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Harrisburg telegraph. [volume] (Harrisburg, Pa.) 1879-1948, November 22, 1918, Image 6

Image and text provided by Penn State University Libraries; University Park, PA

Persistent link: https://chroniclingamerica.loc.gov/lccn/sn85038411/1918-11-22/ed-1/seq-6/

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6
Stringen Rule Protects
the Telegraph Service
And now the government has plac
ed the same restrictions upon tele
phone and telegraph service In di-
messages, interfering with
service, or Improper use of service
without the consent of those in au
thority, as has been placed 'upon malt
service heretofore.
The Act of Octotber 29 provides a
fine not to exceed SI,OOO, and a pen
alty not to exceed one years im
prisonment, or both, upon violators.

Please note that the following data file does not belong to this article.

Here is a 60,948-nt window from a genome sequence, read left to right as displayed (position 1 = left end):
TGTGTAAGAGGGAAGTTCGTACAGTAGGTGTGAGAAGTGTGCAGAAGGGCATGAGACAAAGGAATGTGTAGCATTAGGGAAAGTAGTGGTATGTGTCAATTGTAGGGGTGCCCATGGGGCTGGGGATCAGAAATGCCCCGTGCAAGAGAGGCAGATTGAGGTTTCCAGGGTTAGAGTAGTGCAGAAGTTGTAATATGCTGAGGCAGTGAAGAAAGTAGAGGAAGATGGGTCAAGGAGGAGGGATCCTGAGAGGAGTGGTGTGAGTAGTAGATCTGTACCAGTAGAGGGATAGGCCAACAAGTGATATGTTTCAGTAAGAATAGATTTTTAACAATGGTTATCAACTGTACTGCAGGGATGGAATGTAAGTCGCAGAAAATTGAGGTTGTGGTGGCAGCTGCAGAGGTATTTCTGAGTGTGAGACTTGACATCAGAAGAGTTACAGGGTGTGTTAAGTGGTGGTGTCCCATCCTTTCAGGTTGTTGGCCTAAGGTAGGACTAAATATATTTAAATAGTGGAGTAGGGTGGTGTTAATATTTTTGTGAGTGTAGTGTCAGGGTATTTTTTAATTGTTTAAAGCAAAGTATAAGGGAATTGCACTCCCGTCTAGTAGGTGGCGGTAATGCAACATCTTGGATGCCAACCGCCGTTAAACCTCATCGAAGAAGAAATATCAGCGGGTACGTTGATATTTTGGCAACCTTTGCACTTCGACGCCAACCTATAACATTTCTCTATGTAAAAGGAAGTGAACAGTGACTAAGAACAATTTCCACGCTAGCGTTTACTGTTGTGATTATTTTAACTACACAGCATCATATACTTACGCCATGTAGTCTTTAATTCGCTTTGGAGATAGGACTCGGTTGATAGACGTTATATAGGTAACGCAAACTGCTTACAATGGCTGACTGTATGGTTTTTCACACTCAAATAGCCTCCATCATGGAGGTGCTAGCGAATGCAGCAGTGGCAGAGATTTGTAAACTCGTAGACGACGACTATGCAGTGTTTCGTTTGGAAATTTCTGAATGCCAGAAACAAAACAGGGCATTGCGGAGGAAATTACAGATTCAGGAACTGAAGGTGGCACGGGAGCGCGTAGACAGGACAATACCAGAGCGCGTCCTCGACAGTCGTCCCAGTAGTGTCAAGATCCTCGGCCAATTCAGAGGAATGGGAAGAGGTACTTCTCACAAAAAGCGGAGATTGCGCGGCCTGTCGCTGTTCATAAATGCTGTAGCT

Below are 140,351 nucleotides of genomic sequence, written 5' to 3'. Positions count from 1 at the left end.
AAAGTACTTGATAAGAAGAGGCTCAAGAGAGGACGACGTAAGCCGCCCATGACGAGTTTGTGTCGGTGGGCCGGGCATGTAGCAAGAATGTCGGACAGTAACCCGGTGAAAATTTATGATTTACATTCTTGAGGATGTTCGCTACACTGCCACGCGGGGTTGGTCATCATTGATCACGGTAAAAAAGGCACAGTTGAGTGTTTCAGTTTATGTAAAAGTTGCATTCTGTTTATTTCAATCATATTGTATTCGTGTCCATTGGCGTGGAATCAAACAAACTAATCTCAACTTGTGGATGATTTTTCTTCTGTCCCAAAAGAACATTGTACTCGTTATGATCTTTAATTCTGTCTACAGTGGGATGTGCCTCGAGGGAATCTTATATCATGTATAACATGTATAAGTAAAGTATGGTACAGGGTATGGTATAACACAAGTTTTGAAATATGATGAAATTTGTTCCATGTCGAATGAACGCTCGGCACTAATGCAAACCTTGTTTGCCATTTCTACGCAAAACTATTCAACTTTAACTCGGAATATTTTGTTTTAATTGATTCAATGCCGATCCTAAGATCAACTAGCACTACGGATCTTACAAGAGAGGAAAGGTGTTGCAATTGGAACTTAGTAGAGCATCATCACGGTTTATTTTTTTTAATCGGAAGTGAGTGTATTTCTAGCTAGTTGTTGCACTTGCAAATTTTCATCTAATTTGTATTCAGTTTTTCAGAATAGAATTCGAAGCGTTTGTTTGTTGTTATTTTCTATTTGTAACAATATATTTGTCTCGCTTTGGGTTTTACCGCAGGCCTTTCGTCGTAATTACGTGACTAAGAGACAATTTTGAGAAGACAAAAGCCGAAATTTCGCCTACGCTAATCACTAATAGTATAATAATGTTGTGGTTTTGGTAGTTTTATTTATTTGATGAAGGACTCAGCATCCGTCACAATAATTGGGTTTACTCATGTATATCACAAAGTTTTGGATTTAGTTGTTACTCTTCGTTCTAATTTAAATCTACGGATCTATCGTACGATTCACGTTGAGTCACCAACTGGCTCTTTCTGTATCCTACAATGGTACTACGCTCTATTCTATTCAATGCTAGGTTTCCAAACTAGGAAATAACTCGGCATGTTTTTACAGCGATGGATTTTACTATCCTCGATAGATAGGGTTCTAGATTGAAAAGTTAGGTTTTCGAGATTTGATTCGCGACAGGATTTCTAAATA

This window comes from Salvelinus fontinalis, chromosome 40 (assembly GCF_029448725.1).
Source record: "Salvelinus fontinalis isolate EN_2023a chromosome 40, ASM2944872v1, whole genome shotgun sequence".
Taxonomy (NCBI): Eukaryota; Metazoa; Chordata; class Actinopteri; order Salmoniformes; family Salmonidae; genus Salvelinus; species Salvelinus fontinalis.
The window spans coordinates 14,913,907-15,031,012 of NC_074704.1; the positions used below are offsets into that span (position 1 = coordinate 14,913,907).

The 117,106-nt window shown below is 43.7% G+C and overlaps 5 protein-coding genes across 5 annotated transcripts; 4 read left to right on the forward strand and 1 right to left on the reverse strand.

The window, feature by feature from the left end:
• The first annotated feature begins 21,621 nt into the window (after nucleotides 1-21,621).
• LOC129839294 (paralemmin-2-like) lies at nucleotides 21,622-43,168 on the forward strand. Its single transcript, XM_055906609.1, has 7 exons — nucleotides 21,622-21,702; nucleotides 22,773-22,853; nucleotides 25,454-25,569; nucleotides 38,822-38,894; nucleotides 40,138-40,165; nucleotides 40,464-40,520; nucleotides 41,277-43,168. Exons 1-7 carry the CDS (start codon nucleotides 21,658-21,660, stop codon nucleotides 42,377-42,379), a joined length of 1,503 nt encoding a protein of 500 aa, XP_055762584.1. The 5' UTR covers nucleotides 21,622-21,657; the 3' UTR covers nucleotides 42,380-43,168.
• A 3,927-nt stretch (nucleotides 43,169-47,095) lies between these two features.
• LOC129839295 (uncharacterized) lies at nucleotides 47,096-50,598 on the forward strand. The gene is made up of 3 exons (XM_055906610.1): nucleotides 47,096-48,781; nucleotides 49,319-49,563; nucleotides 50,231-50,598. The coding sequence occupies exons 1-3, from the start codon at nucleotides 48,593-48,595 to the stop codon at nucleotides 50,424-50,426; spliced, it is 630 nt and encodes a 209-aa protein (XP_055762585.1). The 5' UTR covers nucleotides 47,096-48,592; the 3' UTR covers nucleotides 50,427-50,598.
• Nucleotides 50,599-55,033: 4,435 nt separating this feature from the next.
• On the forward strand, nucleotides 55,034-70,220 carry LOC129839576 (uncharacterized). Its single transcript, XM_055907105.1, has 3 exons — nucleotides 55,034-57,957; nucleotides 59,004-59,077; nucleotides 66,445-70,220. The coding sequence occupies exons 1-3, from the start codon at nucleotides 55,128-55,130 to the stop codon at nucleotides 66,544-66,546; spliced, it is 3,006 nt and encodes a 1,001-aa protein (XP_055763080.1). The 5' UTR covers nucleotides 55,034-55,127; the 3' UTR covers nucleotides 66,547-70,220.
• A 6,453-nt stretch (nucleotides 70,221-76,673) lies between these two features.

The Act is designed for the protec
tion of users of the telephone add
telegraph service which the govern
ment provides.
TAKE OPTIONS OX FARMS
Sellnsgrove, Nov. 22. - State au
thorities stated to-day that nnal de
cision has been made for the imme
diate purchase of optioned farms near
here in connectoln witli the million
dollar state hospital to be erected
in the spring.
Blankets are a most valuable item
in relief work; up to the present time
our Red Cross has sent 1,134.000 of
them to the warring nations over
seas
Get Rid of That
Persistent Cough
If you are subject to weak lungs,
heed the cough us a warning. ECK
MAN'S ALTERATIVE mny aid you in
stopping the cough. In addition, it
is a valuable tonic and health-build